${\mathrm{End}}_{\mathrm{\mathbb{R}}\left[x\right]}\left(M\right)$ where $M=\frac{\mathbb{R}\left[x\right]}{({x}^{2}+1)}$ is a module over the ring $\mathbb{R}\left[x\right]$

ngihlungeqtr
2022-05-02
Answered

${\mathrm{End}}_{\mathrm{\mathbb{R}}\left[x\right]}\left(M\right)$ where $M=\frac{\mathbb{R}\left[x\right]}{({x}^{2}+1)}$ is a module over the ring $\mathbb{R}\left[x\right]$

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Luke Kane

Answered 2022-05-03
Author has **14** answers

Step 1

For any R-module N, it can be shown that${\text{End}}_{R}\left(N\right)$ is a R-module, hence the result is certainly not gonna be a group like $G{L}_{2}$ . In fact,

$\text{End}}_{\mathbb{R}\left[x\right]}\frac{\mathbb{R}\left[x\right]}{({x}^{2}+1)}\stackrel{\sim}{=}{\text{End}}_{\frac{\mathbb{R}\left[x\right]}{({x}^{2}+1)}}\frac{\mathbb{R}\left[x\right]}{({x}^{2}+1)}\stackrel{\sim}{=}\frac{\mathbb{R}\left[x\right]}{({x}^{2}+1)}\stackrel{\sim}{=}\mathbb{C$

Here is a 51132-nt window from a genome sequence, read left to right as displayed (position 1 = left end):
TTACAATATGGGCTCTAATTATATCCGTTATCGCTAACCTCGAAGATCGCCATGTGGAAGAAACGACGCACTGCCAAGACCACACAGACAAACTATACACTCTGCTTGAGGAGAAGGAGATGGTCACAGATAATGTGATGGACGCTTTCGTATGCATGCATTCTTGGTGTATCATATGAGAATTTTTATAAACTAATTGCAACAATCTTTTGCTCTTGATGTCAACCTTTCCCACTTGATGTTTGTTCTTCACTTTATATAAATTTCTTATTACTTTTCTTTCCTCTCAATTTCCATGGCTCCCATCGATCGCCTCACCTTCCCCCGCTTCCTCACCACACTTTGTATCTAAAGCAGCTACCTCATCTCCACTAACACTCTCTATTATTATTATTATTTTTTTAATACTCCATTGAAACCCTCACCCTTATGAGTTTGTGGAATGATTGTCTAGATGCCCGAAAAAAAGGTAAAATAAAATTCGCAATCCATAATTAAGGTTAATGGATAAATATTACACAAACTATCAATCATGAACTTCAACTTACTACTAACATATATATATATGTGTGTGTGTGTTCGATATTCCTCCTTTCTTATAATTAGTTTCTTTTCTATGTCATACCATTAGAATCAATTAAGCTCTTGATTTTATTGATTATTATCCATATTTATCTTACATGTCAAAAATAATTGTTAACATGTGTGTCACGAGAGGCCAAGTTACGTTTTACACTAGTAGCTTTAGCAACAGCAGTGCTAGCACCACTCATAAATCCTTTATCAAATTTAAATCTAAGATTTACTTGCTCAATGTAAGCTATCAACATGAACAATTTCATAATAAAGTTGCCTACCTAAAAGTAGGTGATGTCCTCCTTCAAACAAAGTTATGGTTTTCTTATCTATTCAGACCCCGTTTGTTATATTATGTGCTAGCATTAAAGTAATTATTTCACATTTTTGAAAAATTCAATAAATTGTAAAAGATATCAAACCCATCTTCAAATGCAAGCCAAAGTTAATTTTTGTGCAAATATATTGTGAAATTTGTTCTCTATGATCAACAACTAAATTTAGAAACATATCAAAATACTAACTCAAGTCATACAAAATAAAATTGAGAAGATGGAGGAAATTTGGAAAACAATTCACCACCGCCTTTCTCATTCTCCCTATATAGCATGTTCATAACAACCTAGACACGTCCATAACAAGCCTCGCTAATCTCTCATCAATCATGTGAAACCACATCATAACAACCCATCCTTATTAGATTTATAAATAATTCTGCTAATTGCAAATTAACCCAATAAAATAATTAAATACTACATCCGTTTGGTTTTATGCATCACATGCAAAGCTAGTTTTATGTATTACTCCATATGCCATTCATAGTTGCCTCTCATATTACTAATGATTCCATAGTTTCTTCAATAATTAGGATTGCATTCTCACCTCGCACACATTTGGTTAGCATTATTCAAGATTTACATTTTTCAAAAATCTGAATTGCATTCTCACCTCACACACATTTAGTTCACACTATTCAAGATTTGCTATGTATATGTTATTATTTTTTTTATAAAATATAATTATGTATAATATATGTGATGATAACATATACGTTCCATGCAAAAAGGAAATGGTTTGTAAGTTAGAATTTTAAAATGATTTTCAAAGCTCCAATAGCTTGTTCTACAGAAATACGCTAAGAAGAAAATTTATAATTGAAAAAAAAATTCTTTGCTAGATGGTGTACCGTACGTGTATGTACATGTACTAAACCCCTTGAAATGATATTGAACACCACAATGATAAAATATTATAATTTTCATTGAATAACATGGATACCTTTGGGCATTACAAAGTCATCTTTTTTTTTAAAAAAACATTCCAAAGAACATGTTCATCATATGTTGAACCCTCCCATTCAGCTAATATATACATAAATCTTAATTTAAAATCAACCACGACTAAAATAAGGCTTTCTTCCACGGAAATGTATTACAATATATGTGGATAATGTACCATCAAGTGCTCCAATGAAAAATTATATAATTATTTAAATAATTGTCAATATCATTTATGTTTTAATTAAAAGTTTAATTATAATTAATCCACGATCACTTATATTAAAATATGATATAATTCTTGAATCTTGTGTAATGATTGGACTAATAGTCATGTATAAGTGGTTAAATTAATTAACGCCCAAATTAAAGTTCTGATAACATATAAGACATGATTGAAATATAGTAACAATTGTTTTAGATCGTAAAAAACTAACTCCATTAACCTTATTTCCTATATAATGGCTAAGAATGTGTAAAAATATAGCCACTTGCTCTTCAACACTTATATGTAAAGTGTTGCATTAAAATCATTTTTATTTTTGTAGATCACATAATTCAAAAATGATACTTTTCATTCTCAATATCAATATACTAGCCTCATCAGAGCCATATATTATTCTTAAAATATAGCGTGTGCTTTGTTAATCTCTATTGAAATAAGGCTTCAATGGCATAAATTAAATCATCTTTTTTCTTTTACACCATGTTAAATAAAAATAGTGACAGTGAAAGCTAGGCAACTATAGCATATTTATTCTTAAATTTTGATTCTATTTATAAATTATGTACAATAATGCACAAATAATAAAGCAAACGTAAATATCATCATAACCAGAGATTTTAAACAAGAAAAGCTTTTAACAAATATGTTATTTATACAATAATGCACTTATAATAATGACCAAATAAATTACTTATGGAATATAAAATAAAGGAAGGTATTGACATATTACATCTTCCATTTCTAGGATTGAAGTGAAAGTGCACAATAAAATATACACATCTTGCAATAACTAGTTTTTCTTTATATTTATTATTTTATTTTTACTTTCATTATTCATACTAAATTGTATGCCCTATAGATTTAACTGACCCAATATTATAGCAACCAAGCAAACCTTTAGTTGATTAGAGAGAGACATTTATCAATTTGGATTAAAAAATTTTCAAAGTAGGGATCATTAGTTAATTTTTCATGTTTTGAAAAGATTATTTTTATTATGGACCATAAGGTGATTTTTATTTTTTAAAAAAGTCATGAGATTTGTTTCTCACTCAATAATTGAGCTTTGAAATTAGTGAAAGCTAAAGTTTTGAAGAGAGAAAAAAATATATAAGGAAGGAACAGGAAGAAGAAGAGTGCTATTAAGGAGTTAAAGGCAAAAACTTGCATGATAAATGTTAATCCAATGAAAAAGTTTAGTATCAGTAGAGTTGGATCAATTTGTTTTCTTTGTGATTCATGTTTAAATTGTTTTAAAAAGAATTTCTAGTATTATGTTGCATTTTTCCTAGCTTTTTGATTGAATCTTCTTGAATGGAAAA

The first isomorphism follows from the general fact

${\text{Hom}}_{R}(\frac{M}{IM},\frac{N}{IN})\stackrel{\sim}{=}{\text{Hom}}_{\frac{R}{I}}(\frac{M}{IM},\frac{N}{IN})$

It's clear that any$\frac{R}{I}$ -hom is also R-hom. On the other hand, for any R-homomorphism $\rho :\frac{M}{IM}\Rightarrow \frac{N}{IN}$ , we have $\rho \left(am\right)=a\rho \left(m\right)=0$ for any $a\in I,\text{}m\in \frac{M}{IM}$ . Therefore $\rho$ factors through $\frac{R}{I}$ .

For any R-module N, it can be shown that

The first isomorphism follows from the general fact

It's clear that any